Rethink Vegetables & Fruit

The overarching goal in the nutrition section of this website is to challenge you to rethink the commonly held beliefs that so often determine our relationship with food. We all know that vegetables are healthy for our bodies. They provide potassium, fiber, folate and lots of vitamins. They help reduce the risk of chronic illness and protect against high cholesterol, high blood pressure and heart disease, among other benefits. But before we extol fruits and vegetables as the answer to all dietary ills, we should consider a few other pieces of information.

Pound for pound, vegetables actually contain fewer nutrients than animal protein. While it’s important to eat your veggies for a plethora of great reasons, don’t forget to eat plenty of fats and pasture-raised animal products. In the past, I was obsessed with getting “enough” greens and would eat huge salads full of raw veggies and then wondered why I was bloated and gassy all the time. Raw vegetables are difficult to digest (especially if you have any sort of compromised gut function) and so I prefer to eat cooked vegetables, including starchy vegetables like potatoes and squash, which can be deeply satisfying and help you stay balanced and get enough carbohydrates if you aren’t eating grains.

Raw cultured vegetables are a wonderful addition to any diet and a great way to eat your veggies because they are already partially “digested” from the fermentation process. They help digestion immensely by populating your gut with beneficial bacteria, and just a few tablespoons a day can have great benefits and improve your good gut bacteria, which benefits everything from your immune system to healthy skin. Just make sure they aren’t pasteurized and contain only vegetables and salt, with no sugar added. If you are new to cultured products, start by eating just a teaspoon a day and build up to more.

Another great way to get your greens without having to eat a ton of produce is juicing. Green juice is very energizing and helps balance out the animal products one consumes. Unfortunately, juicing is expensive and time consuming, but if you can manage it, it’s very beneficial to your diet. Just make sure that you use good quality produce (and skip the fruit juice, as it contains a ton of sugar that hits your system without the fiber to slow it down). Check out this podcast with Chris Kresser for more on juicing.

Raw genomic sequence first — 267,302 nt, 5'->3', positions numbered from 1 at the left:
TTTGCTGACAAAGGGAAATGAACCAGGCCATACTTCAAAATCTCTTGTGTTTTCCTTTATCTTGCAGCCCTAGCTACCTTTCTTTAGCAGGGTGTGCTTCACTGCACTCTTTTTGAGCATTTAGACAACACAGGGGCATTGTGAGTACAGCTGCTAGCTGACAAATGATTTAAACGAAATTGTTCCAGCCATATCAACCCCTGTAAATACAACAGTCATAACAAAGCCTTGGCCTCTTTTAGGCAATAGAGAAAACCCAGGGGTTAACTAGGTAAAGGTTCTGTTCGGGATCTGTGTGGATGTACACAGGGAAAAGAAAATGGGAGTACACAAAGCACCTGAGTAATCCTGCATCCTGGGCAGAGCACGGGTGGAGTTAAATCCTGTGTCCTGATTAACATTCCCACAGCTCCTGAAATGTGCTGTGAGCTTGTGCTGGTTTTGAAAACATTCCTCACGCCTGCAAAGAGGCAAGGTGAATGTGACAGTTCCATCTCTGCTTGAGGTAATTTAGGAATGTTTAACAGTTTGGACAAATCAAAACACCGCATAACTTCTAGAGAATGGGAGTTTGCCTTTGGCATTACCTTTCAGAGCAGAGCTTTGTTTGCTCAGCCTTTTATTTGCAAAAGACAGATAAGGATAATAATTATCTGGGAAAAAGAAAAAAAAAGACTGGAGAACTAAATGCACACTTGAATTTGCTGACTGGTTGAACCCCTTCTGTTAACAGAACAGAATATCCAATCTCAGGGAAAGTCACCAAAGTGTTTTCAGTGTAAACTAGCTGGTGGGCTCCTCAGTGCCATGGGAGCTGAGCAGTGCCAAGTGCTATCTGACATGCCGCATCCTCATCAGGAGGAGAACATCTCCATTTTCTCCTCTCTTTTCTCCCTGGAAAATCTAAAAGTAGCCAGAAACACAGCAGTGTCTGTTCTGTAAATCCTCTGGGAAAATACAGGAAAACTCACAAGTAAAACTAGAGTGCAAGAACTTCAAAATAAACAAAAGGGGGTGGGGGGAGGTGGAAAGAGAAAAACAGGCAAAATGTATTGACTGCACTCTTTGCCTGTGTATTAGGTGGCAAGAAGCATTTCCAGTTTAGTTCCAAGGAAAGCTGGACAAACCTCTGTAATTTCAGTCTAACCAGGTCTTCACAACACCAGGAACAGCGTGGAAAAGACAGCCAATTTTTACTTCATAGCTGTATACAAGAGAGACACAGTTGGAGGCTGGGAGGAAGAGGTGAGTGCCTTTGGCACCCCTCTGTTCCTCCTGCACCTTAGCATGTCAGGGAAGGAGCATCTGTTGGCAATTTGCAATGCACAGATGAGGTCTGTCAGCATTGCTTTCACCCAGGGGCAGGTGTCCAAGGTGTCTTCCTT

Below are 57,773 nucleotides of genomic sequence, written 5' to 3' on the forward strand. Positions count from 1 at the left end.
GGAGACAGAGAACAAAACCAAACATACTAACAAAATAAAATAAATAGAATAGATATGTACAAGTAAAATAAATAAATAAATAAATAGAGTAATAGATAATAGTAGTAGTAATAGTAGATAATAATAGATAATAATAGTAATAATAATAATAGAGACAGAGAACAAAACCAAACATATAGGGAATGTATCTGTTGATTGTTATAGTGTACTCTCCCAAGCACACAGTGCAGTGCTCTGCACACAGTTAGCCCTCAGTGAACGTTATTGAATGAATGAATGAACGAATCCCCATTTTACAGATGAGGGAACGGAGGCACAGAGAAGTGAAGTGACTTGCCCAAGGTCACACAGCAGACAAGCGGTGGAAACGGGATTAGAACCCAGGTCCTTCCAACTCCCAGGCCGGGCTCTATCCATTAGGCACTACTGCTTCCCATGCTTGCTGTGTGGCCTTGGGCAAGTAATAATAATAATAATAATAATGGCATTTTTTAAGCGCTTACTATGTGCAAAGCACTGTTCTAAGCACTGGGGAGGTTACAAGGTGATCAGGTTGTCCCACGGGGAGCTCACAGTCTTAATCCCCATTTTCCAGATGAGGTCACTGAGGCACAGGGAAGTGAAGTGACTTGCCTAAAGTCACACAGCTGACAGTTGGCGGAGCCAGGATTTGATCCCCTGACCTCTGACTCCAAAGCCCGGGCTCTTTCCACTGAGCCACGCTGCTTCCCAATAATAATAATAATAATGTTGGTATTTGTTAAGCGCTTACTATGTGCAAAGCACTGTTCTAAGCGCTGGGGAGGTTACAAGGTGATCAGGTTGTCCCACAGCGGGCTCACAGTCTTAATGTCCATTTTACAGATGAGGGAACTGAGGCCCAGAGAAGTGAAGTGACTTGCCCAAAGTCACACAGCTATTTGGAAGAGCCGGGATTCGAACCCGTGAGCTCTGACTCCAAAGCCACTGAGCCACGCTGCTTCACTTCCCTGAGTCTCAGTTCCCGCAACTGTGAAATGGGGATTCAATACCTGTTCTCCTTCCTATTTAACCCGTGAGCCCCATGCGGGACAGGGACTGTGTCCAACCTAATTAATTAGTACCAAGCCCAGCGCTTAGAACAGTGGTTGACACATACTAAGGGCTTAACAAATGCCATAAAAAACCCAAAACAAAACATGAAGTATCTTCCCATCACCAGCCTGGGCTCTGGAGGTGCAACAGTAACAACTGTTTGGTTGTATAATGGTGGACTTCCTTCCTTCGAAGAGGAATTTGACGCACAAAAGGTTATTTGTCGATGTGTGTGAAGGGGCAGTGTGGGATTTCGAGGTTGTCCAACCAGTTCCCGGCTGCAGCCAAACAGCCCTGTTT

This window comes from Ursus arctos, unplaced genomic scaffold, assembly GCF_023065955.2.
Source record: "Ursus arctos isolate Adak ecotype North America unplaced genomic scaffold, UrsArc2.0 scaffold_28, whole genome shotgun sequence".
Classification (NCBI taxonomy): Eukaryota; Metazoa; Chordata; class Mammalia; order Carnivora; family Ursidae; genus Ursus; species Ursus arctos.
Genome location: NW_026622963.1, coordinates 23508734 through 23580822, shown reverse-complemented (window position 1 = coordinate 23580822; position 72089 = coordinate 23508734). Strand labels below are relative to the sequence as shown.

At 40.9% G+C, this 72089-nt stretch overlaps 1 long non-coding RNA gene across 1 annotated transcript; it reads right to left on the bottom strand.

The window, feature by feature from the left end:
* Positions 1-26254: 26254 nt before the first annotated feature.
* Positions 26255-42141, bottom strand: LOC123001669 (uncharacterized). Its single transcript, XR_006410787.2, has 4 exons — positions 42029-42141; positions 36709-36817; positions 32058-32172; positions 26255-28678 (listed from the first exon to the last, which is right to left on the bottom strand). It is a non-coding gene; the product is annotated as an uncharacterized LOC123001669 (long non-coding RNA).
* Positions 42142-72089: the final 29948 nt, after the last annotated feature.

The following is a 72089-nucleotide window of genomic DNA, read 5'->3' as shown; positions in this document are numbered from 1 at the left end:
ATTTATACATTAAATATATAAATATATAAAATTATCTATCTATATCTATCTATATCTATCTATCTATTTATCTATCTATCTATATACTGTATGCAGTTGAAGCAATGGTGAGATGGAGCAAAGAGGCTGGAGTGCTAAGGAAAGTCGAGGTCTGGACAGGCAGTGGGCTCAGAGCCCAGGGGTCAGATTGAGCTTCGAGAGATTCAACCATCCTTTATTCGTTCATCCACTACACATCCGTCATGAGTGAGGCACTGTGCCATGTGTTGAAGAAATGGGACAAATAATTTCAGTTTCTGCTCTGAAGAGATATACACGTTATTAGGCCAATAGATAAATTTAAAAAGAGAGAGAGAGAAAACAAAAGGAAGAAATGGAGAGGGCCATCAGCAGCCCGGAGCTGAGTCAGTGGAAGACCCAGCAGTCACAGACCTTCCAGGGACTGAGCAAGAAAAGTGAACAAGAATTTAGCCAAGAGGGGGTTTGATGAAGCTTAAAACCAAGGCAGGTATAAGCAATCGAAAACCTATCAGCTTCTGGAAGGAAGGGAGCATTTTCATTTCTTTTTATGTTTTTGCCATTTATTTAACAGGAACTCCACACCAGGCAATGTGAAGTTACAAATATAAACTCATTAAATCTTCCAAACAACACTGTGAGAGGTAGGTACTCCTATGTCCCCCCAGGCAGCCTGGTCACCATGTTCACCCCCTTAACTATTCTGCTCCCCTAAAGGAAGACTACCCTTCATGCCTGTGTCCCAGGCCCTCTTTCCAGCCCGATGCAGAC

Pound for pound, vegetables actually contain fewer nutrients than animal protein. While it’s important to eat your veggies for a plethora of great reasons, don’t forget to eat plenty of fats and pasture-raised animal products.

When it comes to fruit, we also need to question some of the doctrine that’s commonly accepted as fact. In truth, most people overestimate the benefits of eating fruit and, therefore, eat too much of it; fruit contains a lot of sugar, even if it is natural. While eating fruit is a good idea, I rarely have more than a couple servings a day, and when I do it is often in smoothies, so that I consume it with fat, which helps regulate blood sugar levels. However, in The Paleo Cure, Chris Kresser says, “3 to 4 servings of fruit a day is fine for most people” (pg. 127). As a side note, berries have less sugar than other fruits and contain pectin which is very beneficial for our gut health.

Eating organic fruit and vegetables is ideal, but unfortunately this certification process is expensive and, therefore, not all farmers apply for it even if they aren’t using pesticides. My parents in Canada run farm, use no chemical fertilizers or pesticides, but aren’t certified organic because of the cost involved. Talk to your local farmer and find out specifics about their practices. Pesticide exposure has been associated with health issues from cancer to hormone problems to skin issues, as well as lung and eye irritation. Remember, it isn’t just about your own exposure. By supporting growers that use pesticides, you are contributing to the toxic exposure of farm workers and those that live around the farms, like small children.